5.) What innovations or advancements have you seen that benefit our patients?  Our Gait Lab is one of the best in the world and was the first to be accredited.  There are only 10 - 15 accredited Gait Labs in the country.  Accreditation indicates high quality and also dedication to patient care. Our Gait Lab also has a tremendous amount of experience. It’s one of the two or three oldest Gait Labs in the country – and certainly one of the busiest in the country in terms of the number of patients we see each year. With that comes a lot of experience and understanding of our patient population.

6.) What advice would you give a parent with a child who has cerebral palsy?  In my practice, it’s not very common that I’m telling the child or the family that “you have cerebral palsy.” They already know that, and that can be a devastating thing to hear for the first time.  From there, it’s time to pick up the pieces and say, “Okay, you know that you have cerebral palsy.  Let’s make sure you understand what cerebral palsy means. Now what are we going to do to help?” Most people gain comfort from knowledge. We try to educate, answer questions, clear up misconceptions — and because families see all of us Gillette specialists working together, they’re not getting this piece of information from this person, that piece of information from another person. They’re getting all of it together from a highly coordinated team.

7.) How and why did you become an orthopedic surgeon?  I went into orthopedics because I like mechanical things and I like sports.  However, I did not know that I wanted to work with pediatric patients. Within two weeks of starting my pediatric orthopedics rotation during my residency, I went home and told my wife, “I know what I want to do.” It was the opportunity to influence the way children grow and the opportunity to work with kids and their families.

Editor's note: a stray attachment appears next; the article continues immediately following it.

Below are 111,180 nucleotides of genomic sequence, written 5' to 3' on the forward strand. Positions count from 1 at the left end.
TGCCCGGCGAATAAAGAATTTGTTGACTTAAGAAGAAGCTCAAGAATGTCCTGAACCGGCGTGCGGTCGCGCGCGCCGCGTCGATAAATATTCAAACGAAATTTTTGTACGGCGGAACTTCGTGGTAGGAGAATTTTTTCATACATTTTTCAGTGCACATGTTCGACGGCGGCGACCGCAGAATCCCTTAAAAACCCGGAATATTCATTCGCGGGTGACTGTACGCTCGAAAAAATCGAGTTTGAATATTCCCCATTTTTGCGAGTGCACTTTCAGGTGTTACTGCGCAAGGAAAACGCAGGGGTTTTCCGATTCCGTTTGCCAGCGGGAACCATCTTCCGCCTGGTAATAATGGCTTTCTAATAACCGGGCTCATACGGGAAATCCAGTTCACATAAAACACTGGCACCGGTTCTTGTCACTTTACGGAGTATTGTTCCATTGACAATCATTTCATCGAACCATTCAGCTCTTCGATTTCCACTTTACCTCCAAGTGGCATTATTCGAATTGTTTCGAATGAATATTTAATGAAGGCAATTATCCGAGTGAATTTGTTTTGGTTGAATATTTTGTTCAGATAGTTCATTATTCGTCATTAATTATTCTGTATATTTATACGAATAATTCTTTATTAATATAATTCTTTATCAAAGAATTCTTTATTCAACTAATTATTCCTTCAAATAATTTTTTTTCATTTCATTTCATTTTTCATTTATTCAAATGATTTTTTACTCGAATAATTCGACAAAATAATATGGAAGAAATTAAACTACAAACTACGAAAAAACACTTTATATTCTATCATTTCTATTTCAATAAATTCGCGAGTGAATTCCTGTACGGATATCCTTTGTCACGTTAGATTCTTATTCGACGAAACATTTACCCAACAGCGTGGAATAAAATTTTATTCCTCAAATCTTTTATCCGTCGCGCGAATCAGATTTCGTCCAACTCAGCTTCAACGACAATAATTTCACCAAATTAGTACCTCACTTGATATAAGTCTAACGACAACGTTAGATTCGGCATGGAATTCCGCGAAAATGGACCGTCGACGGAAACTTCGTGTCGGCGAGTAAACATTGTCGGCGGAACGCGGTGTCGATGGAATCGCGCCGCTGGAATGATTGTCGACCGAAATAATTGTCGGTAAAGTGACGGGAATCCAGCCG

My Gillette Story by Jessica Boerboom, Mom to Joe

Posted On: 03/20/2015

How would you describe your child to someone who hasn't met him or her?

Joe is 8 years old and in second grade. He is the sweetest guy!  He has an engineering-type brain — he wants to know how stuff works, and he questions and processes constantly. At the same time, he can be a goofball!  Joe also loves to read. He’ll read anything from Ninja Turtles books to books about Abraham Lincoln.

How did your family come to find out about Gillette?

The summer before Joe started kindergarten, we began to notice he couldn’t keep up with other kids. I remember being at a waterpark and watching him climb a set of circular stairs. All the kids were passing him and my girlfriend asked, “Do you think he’s declining at all?” Later that summer, on a trip to Mall of America, he fell seven times. We saw his pediatrician the day before a 10-day family vacation to Boston.  She asked him to climb the stairs without using the handrail. He told her, “I can’t — I will fall.”  They did a blood test and said they would be back in touch in about a week.  When the phone rang the very next day, I knew something was wrong. They told us they suspected muscle disease, and even mentioned muscular dystrophy, and told me “our expertise ends here.”  They called Gillette Children’s Specialty Healthcare and, due to the urgency, we were able to get an appointment right after we got home from our vacation. It was the longest 10-day vacation ever, but we were blessed to be with family.

We had to wait six weeks for blood and genetic testing to confirm Joe’s diagnosis. It was the longest six weeks of my life.  Finally, it was confirmed that Joe has Becker muscular dystrophy.  Being newly diagnosed is an agonizing time period. That’s why, today, I’m a contact at the Muscular Dystrophy Association (MDA) so I can help provide newly diagnosed families with emotional support.

What treatments and services has your child received at Gillette?

Joe sees Dr. Stephen Smith for neurology and Dr. Mark Gormley for physician medicine and rehabilitation. He wears ankle-foot orthoses at night and he’s done some physical therapy to work on mobility at Gillette, too. During one of our first visits at Gillette, we were connected with representatives from the MDA so that we could take advantage of their services and resources, such as a loaner stroller for Joe, and most recently, a scooter.

What has your experience at Gillette been like for your child and family?

Everyone—from Dr. Smith, to Dr. Gormley to Joe’s neuromuscular nurse, Kristin Morgan, is really great. We especially love Kristin. I think it’s wonderful we know she will be Joe’s nurse at every appointment. Kristin will call us 3 to 4 weeks before Joe’s next appointment just to see how he’s doing and if we have concerns so she can have answers ready at our next visit. We like all the familiar faces. Gillette knows our family and knows Joe. When Joe has an appointment near his birthday, they remember it and give him a gift. It’s a comfortable place for kids and we feel welcomed at Gillette.

What about your child makes you most proud?

Joe knows his own limitations, but he never complains. He just rolls with it. Joe has some tough days, but he is a really positive kid who takes it all in stride. He’s doing good—as best as he can be doing.